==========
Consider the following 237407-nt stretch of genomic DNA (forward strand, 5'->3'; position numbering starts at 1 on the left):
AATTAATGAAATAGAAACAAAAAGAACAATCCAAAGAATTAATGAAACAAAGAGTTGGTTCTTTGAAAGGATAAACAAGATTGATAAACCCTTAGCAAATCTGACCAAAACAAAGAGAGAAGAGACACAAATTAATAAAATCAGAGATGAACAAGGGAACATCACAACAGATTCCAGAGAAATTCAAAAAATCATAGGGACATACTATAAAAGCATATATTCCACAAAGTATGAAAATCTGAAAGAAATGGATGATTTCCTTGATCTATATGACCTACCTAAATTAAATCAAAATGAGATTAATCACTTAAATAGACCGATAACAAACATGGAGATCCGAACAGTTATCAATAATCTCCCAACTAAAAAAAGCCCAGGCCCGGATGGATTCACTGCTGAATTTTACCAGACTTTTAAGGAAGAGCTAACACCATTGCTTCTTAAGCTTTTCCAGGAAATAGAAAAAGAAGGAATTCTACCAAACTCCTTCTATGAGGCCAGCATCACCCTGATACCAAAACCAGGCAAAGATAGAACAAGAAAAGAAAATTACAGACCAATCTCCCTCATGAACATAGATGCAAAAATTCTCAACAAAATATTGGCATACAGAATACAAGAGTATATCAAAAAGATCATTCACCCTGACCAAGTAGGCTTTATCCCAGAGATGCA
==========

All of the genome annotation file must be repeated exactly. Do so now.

Consider the following 237407-nt stretch of genomic DNA (forward strand, 5'->3'; position numbering starts at 1 on the left):
AATTAATGAAATAGAAACAAAAAGAACAATCCAAAGAATTAATGAAACAAAGAGTTGGTTCTTTGAAAGGATAAACAAGATTGATAAACCCTTAGCAAATCTGACCAAAACAAAGAGAGAAGAGACACAAATTAATAAAATCAGAGATGAACAAGGGAACATCACAACAGATTCCAGAGAAATTCAAAAAATCATAGGGACATACTATAAAAGCATATATTCCACAAAGTATGAAAATCTGAAAGAAATGGATGATTTCCTTGATCTATATGACCTACCTAAATTAAATCAAAATGAGATTAATCACTTAAATAGACCGATAACAAACATGGAGATCCGAACAGTTATCAATAATCTCCCAACTAAAAAAAGCCCAGGCCCGGATGGATTCACTGCTGAATTTTACCAGACTTTTAAGGAAGAGCTAACACCATTGCTTCTTAAGCTTTTCCAGGAAATAGAAAAAGAAGGAATTCTACCAAACTCCTTCTATGAGGCCAGCATCACCCTGATACCAAAACCAGGCAAAGATAGAACAAGAAAAGAAAATTACAGACCAATCTCCCTCATGAACATAGATGCAAAAATTCTCAACAAAATATTGGCATACAGAATACAAGAGTATATCAAAAAGATCATTCACCCTGACCAAGTAGGCTTTATCCCAGAGATGCA